View Full Version : OT: Dodge Neon freon leak

07-22-2012, 05:47 AM
I have had a slight leak in my 98 Neon for some time now. Usually a can a year. The last can I put in I got with the dye to try and find where it is leaking a few weeks ago. The AC is dying again so I pulled out the UV light and I found what looks like the dye around the fittings going into the condenser. I cant find any other traces anywhere else.

Can I just replace the o-rings, pump back down and refill? I know they are the green silicone o-rings. That should be no problem. Are o-ring failures common?


jim davies
07-22-2012, 10:22 PM
The aluminum tubing/O-ring seal combo commonly starts to leak after a few years. Evacuate and change all the O-rings.

>>Can I just replace the o-rings, pump back down and refill? I know they are the green silicone o-rings. That should be no problem. Are o-ring failures common?


Don Young
07-22-2012, 10:31 PM
Unless moisture has previously saturated the dryer, you should be OK to do as you propose. I like to replace the dryer (and orfice tube, if used) just as a precaution. Don't leave the system open any longer than necessary. There is a possibility that a long term leak has depleted the system oil, so adding a few ounces couldn't hurt. There is no real way to tell how much oil is in the system and the quantity does not seem critical. Lubrication is like a 2 stroke engine, the oil is dissolved in the refrigerant and moves throughout the system. O-ring failures do happen but I would not say I have found them to be common.

07-26-2012, 01:13 AM
I went after it today. Went down to NAPA and picked up an adapter for my manifold gauges, 3 cans of freon, o-ring set, and a new dryer (only $22.00).

There was almost nothing in the system I pulled the high side fitting loose and it bled down in seconds. Popped off the fittings on the condensor and could see they had been leaking. Dye was apparent and the o-rings were hard. Cleaned everything up and installed the new o-rings with some krytox LVP and installed a new dryer. Pumped it down and it seemed to hold vacuum with no noticeable change on the gauges for 30 mins so I think I am good to go. Filled it with freon and good to go. I guess we will see in the long run if it lasts.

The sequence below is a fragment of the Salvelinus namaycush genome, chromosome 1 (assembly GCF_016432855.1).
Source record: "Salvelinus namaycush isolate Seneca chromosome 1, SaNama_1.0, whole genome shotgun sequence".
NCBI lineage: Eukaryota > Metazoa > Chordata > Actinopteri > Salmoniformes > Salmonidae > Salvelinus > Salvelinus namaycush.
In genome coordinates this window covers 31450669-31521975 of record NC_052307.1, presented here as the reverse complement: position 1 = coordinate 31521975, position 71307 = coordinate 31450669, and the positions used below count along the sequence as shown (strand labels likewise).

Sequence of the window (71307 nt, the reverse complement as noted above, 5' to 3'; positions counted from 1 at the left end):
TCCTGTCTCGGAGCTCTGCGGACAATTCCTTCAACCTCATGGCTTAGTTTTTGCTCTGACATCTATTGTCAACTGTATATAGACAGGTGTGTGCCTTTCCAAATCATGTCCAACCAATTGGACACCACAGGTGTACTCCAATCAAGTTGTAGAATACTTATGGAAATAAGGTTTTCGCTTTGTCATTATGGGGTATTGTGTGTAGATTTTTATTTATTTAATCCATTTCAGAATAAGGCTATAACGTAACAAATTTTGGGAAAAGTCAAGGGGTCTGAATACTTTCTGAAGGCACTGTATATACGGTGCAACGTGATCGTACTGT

Of course while I was doing this the battery cables broke where they had corroded through so I ended up replacing those too.

http://farm9.staticflickr.com/8143/7648056548_f1a1a4f68c_b.jpg (http://www.flickr.com/photos/67292116@N00/7648056548/)
Untitled (http://www.flickr.com/photos/67292116@N00/7648056548/) by macona (http://www.flickr.com/people/67292116@N00/), on Flickr

07-26-2012, 02:07 AM
I don't know how that one is, but some of the fittings I've seen have a recess for the O-ring, sized so it compresses to some degree, at the same time that the fitting comes up tight. Putting more torque on the fitting doesn't make any difference to how well the ring seals. In other words, if the ring is leaking and the fitting is tight, then you won't be able to stop the leaking by over-tightening the fitting. Don't risk breaking something for no good reason is all I'm saying.

07-26-2012, 07:25 AM
All these fitting are as you describe. The only solution is to replace the o-rings, which I did.

Jim Hubbell
08-05-2012, 12:15 AM
When my Dodge Caravan lost its AC charge they replaced the rear evap. I took the failed evap. home to check it out. Sure enough the al. tubing had pitted through very near the "O" ring joint. Over $500 job. I watched them do the repair and am glad I didn't try it myself.